Ork Blitza Bomma

Unexpected update! I was re-reading my previous contribution and thought: damn, Laurens, you should be ashamed of that Darkshroud. And rightfully so! It’s nowhere near the quality of the previous work I’ve shown here. So I decided to try and quickly erase that horrible episode from your minds with another vehicle I painted last summer: the Ork Blitza-Bomma.

 Whereas I was quite critical about the Darkshroud model and its pricing, this model deserves nothing but praise. The kit is great to put together with a lot of extra options left over afterwards (the kit builds three different types of jet after all), and at a rather low price point it’s simply great as a one-off project. What’s more, it made me decide to collect Orks after much previous hesitating. When a model can provide such inspiration, you know GW can sometimes do it right – less so with the Darkshroud, obviously. I will personally castrate the first person that decides to collect Dark Angels because of the Darkshroud model.

I believe I did catch myself producing jet engine sounds while handling this model.

I believe I did catch myself producing jet engine sounds while handling this model.

The model was built as a Blitza-Bomma, which is the weaker of the three options rules-wise. I’m not exactly the kind of player that collects models because they are super powerful in a certain ruleset, so I don’t mind. Moreover, the inherent awesomeness of this Blitza-Bomma is that you have to roll 2d6 on a table anytime you drop one of its bombs, which might mean the Ork pilot forgets to pull up and crashes into the target. Who wouldn’t want that to happen?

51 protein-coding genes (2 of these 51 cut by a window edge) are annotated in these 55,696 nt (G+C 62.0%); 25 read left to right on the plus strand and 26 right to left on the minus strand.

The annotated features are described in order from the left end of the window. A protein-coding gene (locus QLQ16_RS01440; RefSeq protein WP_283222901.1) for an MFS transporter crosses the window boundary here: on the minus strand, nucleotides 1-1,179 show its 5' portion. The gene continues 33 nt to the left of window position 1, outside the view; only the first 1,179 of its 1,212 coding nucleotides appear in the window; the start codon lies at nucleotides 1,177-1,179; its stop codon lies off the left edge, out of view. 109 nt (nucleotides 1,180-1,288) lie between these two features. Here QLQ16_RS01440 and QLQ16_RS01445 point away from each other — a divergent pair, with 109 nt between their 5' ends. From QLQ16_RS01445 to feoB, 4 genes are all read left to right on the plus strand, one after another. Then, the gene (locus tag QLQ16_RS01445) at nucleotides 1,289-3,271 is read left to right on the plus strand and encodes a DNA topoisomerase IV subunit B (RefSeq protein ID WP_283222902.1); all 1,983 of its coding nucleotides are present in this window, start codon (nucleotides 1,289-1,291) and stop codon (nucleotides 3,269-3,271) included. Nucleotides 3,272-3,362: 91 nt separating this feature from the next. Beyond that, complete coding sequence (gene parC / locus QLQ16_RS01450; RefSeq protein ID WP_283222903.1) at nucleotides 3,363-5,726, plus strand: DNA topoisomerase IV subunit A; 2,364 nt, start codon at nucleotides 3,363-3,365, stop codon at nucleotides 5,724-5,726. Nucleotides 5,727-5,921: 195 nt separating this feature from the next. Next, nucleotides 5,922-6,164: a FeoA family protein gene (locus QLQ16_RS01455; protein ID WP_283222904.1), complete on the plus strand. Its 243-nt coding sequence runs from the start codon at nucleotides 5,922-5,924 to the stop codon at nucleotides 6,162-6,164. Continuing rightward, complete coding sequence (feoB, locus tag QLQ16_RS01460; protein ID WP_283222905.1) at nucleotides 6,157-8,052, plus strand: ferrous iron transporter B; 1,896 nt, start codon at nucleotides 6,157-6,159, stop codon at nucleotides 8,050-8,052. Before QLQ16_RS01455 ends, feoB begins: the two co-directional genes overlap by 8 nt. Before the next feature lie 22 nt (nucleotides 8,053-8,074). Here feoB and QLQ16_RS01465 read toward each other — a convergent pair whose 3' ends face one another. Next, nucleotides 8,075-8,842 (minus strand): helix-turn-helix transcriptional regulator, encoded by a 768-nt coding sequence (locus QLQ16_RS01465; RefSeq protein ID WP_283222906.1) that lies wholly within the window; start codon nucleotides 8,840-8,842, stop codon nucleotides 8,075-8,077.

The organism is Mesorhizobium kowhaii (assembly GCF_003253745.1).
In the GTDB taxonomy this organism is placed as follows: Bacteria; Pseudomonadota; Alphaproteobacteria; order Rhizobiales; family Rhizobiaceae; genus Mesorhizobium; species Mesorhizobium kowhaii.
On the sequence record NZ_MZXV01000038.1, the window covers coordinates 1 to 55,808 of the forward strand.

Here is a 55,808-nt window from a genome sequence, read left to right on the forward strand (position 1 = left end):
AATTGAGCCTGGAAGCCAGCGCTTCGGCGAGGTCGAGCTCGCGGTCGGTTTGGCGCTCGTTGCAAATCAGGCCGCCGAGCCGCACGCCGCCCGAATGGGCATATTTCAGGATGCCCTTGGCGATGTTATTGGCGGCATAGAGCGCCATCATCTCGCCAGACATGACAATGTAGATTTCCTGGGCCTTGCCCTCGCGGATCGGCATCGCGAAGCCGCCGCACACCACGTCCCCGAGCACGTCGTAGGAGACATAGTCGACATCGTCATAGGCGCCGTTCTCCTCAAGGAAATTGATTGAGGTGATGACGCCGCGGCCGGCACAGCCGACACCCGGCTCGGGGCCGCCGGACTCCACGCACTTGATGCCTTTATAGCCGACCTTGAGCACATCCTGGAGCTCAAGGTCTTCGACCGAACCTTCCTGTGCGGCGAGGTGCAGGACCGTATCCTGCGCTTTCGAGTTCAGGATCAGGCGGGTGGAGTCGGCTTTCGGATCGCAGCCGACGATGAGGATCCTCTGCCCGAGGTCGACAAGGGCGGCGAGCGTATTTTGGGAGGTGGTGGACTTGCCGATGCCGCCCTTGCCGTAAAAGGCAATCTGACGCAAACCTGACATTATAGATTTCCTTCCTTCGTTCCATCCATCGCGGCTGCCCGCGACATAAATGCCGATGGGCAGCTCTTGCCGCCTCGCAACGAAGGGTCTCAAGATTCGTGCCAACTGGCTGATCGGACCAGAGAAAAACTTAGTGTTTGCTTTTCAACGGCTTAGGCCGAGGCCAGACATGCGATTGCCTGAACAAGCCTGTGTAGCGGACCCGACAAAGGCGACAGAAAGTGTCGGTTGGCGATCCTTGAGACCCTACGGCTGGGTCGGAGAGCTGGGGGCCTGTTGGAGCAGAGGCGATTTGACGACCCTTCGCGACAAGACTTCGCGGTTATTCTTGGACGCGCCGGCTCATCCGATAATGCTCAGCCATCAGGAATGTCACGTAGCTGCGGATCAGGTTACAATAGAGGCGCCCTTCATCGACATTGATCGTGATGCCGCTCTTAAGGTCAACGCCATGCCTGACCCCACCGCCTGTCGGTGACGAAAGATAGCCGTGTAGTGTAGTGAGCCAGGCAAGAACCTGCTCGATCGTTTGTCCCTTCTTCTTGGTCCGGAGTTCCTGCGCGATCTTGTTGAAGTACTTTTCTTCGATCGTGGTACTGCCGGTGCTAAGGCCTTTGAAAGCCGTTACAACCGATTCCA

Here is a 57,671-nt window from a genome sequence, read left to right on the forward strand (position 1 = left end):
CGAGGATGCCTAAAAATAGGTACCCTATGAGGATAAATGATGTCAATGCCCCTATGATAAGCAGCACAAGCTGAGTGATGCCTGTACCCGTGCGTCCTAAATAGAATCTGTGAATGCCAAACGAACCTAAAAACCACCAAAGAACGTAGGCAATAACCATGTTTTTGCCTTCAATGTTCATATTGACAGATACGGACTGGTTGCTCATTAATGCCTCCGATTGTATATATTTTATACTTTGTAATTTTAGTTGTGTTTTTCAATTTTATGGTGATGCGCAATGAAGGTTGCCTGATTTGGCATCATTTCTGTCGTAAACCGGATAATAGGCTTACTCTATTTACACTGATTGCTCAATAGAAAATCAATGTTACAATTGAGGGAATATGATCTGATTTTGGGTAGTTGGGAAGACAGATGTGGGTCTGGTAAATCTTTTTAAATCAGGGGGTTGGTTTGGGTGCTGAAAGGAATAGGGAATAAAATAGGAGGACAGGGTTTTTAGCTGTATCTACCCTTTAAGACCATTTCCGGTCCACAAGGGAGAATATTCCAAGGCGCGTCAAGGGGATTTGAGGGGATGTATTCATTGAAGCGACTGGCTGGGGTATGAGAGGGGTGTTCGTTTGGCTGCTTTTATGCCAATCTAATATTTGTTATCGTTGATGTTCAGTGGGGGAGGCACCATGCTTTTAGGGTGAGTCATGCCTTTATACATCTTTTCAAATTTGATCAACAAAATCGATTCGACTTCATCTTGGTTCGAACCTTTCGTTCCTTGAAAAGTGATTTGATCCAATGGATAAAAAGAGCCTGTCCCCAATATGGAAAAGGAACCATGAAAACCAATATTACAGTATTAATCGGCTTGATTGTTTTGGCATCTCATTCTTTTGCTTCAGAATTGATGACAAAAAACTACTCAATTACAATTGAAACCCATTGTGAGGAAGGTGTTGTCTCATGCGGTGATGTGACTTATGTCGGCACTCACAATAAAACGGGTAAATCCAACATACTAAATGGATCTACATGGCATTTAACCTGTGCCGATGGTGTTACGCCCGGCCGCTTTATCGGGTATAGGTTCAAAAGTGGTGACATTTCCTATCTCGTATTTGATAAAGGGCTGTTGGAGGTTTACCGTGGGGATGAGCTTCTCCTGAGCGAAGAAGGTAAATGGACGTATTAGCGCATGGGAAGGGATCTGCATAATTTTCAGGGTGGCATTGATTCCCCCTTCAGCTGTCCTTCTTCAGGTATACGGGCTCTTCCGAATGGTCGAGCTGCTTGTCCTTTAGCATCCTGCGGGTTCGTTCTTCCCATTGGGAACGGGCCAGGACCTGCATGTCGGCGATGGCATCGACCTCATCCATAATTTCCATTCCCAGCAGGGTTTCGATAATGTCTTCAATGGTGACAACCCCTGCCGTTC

These great pictures were kindly taken by Bo, the manager of GW Gent.

These great pictures were kindly taken by Bo, the manager of GW Gent.

By now you will have noticed that I’m a good customer of GW when it comes to their washes. My Orks are the most extreme example of this painting habit. Apart from the metallics and weathering (and the red on the bombs, on this one), I use nothing but washes over a white undercoat. The yellow, for example, is a coat of casandora yellow followed by a coat of seraphim sepia. Yellow used to be a headache-inducing colour to paint, but with this technique it’s very easy, very bright and it doesn’t require a billion coats. Same with the skin: a single coat of athonian camoshade. It’s not very dark, but who cares?

And so I’m off again. Napoleon’s finished and will grace the blog sooner rather than later (I’ll try and photograph him this evening). As for my current work: I’m building a unit of Sarmatian Cataphracts as we speak. It is my vain and completely unrealistic ambition to collect a Dacian/Sarmatian army piece by piece and not making additional purchases until the existing collection is fully painted. You’ll see how that goes!

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